Monday, August 1, 2016

Books Read, July 2016

Not much of a theme in July, except for a double-dose of paranoia in my choice of non-fiction reading.

  • Heart's Blood by Juliet Marillier
  • Those Who Hunt the Night by Barbara Hambly
  • The Riddle-Master of Hed by Patricia A. McKillip

  • No Death, No Fear: Comforting Wisdom for Life by Thich Nhat Hanh
  • 100 Deadly Skills: The SEAL Operative's Guide to Eluding Pursuers, Evading Capture, and Surviving Any Dangerous Situation by Clint Emerson
  • Left of Bang: How the Marine Corps' Combat Hunter Program Can Save Your Life by Jason Riley and Patrick Van Horne

Thursday, July 28, 2016

Thought of the Day, July 28, 2016: Samurai and Swimming

"Water is the source of wisdom; swimming is the mother of all the arts…. Swimming teaches us to live properly. There is no way a solitary swimmer can impose his or her selfish will on the water. Swimming against the current will ultimately result in disaster. Swim with the flow without strain, resistance, confusion, or unnatural movement."

—from the Shinden School, which taught samurai suijutsu, the art of combative swimming

For some of my thoughts on swimming, please check out this post.

Tuesday, July 26, 2016

Thought of the Day, July 26, 2016: Van Horne & Riley on Preparation

"Those who prepare and train themselves for the the possibility of violence will react differently than those who do not."
—Patrick Van Horne and Jason A. Riley, authors of Left of Bang: How The Marine Corps’ Combat Hunter Program Can Save Your Life

Thursday, July 14, 2016

Philosophy Thursday: A Buddhist Look at Death and Loss

I'm not really good with death. Over the years, I've lost one pair of great-grandparents, two pairs of grandparents, an aunt, my mother, my best friend, and too many animal companions to mention. While my losses don't compare with those who have survived wars, natural disasters, or other tragedies, it doesn't change the fact that every death of a loved one is painful. In the case of my mother, it was downright devastating.

Since I know dealing with even more death is inevitable, I try to find ways to prepare myself and accept the inevitable.

Some find solace in Abrahamic religious traditions, but that doesn't really work for me. It's not that the idea of Heaven isn't appealing. It is. I just can't quite make the leap of faith required to actually believe in it except in a vague sort of way.

On the other end of the spectrum, I don't fully accept the New Atheists and their denial of any transcendence either. 

Somewhere between the theist and the materialist lies the Buddhist, specifically the more philosophical, less religious Buddhism I find myself drawn to.

What do I mean by "more philosophical, less religious Buddhism"? As Stephen Batchelor explains in his book Buddhism Without Beliefs A Contemporary Guide to Awakening, it is quite possible to live in accordance to Buddhist philosophy without necessarily believing in karma, rebirth, the Pure Land, etc. Personally, I neither believe or disbelieve in those things. I just don't find them relevant to my daily life.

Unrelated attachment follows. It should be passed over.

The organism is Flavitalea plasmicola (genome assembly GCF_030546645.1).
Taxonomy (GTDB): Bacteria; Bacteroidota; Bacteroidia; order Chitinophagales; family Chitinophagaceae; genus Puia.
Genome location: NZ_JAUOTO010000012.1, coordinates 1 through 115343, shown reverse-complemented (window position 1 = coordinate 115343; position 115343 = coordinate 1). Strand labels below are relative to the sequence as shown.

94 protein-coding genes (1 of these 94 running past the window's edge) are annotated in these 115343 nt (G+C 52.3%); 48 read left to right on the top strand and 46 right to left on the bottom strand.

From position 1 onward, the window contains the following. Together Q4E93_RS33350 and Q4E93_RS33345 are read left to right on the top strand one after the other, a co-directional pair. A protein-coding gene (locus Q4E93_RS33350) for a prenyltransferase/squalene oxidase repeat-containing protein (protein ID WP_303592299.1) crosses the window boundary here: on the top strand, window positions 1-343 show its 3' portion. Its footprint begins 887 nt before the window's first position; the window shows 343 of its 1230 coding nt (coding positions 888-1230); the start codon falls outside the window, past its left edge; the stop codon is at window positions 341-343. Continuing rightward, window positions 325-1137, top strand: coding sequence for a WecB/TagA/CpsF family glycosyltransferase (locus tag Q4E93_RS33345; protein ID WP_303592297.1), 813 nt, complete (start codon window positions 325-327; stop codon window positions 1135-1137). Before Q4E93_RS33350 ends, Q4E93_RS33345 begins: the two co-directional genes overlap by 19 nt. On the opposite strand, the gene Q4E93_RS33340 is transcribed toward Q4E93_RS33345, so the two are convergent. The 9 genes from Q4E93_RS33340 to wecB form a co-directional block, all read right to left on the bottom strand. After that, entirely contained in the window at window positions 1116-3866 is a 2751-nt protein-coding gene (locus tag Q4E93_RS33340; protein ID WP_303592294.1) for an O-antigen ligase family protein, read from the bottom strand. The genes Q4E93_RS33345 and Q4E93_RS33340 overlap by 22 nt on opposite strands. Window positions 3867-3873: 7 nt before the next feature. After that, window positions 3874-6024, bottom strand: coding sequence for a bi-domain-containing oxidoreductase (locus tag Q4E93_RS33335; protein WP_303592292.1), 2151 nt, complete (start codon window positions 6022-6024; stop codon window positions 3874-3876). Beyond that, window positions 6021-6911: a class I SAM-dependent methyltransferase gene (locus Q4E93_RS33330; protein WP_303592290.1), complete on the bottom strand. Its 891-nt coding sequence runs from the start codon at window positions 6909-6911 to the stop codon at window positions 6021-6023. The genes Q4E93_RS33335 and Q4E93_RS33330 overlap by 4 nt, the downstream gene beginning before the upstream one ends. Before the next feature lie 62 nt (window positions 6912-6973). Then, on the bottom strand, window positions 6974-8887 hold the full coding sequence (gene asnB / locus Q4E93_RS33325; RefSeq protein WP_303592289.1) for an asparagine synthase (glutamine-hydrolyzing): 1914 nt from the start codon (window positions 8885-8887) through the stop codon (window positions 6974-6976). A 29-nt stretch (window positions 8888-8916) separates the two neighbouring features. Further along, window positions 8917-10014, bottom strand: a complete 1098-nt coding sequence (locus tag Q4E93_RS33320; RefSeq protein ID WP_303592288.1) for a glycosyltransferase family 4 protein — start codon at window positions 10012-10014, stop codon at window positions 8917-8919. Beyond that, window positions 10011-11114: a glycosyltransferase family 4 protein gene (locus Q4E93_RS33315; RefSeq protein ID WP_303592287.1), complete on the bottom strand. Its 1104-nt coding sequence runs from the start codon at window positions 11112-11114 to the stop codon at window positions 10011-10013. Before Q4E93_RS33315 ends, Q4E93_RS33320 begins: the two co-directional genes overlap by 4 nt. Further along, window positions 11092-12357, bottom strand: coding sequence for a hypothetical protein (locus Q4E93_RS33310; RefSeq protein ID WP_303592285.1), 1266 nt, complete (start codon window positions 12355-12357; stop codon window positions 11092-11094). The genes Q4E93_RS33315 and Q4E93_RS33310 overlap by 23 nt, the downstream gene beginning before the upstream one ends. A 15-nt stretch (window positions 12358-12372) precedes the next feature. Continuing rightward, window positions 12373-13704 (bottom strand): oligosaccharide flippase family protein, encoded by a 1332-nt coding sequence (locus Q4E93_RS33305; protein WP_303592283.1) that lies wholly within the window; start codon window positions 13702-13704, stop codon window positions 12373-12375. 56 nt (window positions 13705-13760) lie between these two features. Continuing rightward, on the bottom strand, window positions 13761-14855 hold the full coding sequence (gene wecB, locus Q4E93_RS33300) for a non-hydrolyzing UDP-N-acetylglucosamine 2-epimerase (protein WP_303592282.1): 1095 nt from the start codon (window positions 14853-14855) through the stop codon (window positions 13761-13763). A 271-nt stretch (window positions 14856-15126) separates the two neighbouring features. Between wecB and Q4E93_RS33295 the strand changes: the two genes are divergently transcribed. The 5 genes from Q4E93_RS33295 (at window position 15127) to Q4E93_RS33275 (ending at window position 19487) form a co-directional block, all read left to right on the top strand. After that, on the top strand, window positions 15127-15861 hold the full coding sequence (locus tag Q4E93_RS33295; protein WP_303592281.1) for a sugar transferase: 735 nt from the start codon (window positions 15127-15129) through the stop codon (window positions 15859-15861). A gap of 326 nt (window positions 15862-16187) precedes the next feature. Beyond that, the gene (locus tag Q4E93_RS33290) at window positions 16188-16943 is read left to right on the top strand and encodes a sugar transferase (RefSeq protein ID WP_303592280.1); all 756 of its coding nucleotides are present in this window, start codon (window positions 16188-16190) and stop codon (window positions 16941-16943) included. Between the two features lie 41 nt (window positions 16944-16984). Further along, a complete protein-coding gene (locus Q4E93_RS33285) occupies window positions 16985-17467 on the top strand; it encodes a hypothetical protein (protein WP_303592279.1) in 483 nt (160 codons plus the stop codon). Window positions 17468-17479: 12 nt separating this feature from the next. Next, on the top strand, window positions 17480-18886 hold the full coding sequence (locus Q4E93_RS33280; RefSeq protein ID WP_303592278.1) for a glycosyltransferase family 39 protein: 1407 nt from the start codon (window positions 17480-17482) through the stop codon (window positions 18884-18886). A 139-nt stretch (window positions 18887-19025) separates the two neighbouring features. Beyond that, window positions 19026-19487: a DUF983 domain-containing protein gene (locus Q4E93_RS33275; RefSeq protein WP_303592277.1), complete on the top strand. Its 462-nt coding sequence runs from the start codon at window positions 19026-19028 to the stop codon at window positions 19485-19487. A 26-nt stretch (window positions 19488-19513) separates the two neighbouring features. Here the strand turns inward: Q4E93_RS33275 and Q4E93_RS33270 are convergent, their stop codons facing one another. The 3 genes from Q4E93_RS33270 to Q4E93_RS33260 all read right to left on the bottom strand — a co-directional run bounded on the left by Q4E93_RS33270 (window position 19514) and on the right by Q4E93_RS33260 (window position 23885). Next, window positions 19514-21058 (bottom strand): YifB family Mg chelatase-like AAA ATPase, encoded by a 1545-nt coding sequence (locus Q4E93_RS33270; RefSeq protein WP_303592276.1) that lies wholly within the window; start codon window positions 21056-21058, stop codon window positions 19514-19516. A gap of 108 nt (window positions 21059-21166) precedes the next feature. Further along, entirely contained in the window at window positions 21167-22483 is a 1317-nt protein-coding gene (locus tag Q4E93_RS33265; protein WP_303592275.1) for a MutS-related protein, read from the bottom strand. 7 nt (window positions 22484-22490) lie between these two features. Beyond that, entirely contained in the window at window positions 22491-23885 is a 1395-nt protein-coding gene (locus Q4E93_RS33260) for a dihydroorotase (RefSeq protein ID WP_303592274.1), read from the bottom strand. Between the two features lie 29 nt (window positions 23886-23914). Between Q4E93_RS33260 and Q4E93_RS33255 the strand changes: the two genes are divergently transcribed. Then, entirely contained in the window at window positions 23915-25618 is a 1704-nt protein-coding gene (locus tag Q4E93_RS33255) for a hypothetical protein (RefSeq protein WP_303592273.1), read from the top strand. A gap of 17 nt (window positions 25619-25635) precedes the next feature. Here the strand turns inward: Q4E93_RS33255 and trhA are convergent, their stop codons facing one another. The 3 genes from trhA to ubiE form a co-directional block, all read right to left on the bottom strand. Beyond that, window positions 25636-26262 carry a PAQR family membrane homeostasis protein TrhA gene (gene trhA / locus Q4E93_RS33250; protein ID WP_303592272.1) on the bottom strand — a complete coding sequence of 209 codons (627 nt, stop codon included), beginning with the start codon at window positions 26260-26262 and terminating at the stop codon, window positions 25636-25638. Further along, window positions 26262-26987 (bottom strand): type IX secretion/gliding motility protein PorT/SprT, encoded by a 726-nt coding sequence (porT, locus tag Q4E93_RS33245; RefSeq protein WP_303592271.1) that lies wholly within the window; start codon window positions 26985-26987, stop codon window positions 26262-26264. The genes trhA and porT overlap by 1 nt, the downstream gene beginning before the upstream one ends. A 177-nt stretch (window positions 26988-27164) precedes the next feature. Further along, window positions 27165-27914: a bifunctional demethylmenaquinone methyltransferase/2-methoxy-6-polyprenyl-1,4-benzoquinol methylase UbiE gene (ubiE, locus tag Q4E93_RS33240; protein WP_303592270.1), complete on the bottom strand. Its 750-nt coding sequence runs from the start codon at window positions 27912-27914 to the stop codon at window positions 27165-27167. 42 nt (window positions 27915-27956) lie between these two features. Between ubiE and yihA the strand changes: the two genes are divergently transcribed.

The best book I have read so far about the Buddhist approach to death and dying is No Fear, No Death by Thich Nhat Hanh. This is a deeply compassionate work, as is every other book I've read by Nhat Hanh. Very early on, he outlines the basic idea that will inform the rest of the book:

Wednesday, July 6, 2016

Books Read, Midway Through 2016 Edition

Since we are about midway through 2016, here is a list of the books I've read in the first half of the
year in alphabetical order.

  • The Bards of Bone Plain by Patricia McKillip
  • The Caller by Juliet Marillier
  • Chalice by Robin McKinley
  • Cybele's Secret by Juliet Marillier
  • The Dancers of Arun by Elizabeth A. Lynn
  • Dreamer's Pool by Juliet Marillier
  • Kissing the Witch: Old Tales in New Skins by Emma Donoghue
  • Pax by Sara Pennypacker
  • The Promise by Robert Crais
  • Raven Flight by Juliet Marillier
  • Shadowfell by Juliet Marillier
  • Tower of Thorns by Juliet Marillier
  • Walking Dead by Greg Rucka (reread)
  • Watchtower by Elizabeth A. Lynn
  • A Wild Swan and Other Tales by Michael Cunningham
  • Wildwood Dancing by Juliet Marillier
  • The Woman Who Gave Birth to Rabbits: Stories by Emma Donoghue

Tuesday, July 5, 2016

Books Read, June 2016

This month was heavy on Zen Buddhism and Juliet Marillier.

Speaking of Juliet Marillier... In three months I've read seven of her books. Since reading Wildwood Dancing in April, I've become a big fan of her beautifully written, character-driven fantasy novels. I especially like how personal the books are, with their focus on very damaged individuals trying to better themselves and their relationships with those around them. While dark at times, Marillier's novels are ultimately about hope.

I should also note that several of Juliet Marillier's are classified as YA ("Young Adult") are supposed to be especially appealing to young girls. Well, I'm a fortysomething male, and I still loved them. No wonder my wife tells me I have "the sensibility of a morbid, darkly romantic teenage girl."

  • Cybele's Secret by Juliet Marillier
  • Shadowfell by Juliet Marillier
  • Raven Flight by Juliet Marillier
  • The Caller by Juliet Marillier
  • This Changes Everything: Capitalism vs. the Climate by Naomi Klein
  • The Zen Way to the Martial Arts by Taisen Deshimaru
  • Zen For Beginners by Judith Blackstone and Zoran Josipovic

  • Batman '66 by Jeff Parker and various artists

Thought of the Day, July 5, 2016: Hesse on Living in this World

"Whoever wants music instead of noise, joy instead of pleasure, soul instead of gold, creative work instead of business, passion instead of foolery, finds no home in this trivial world of ours."
— Hermann Hesse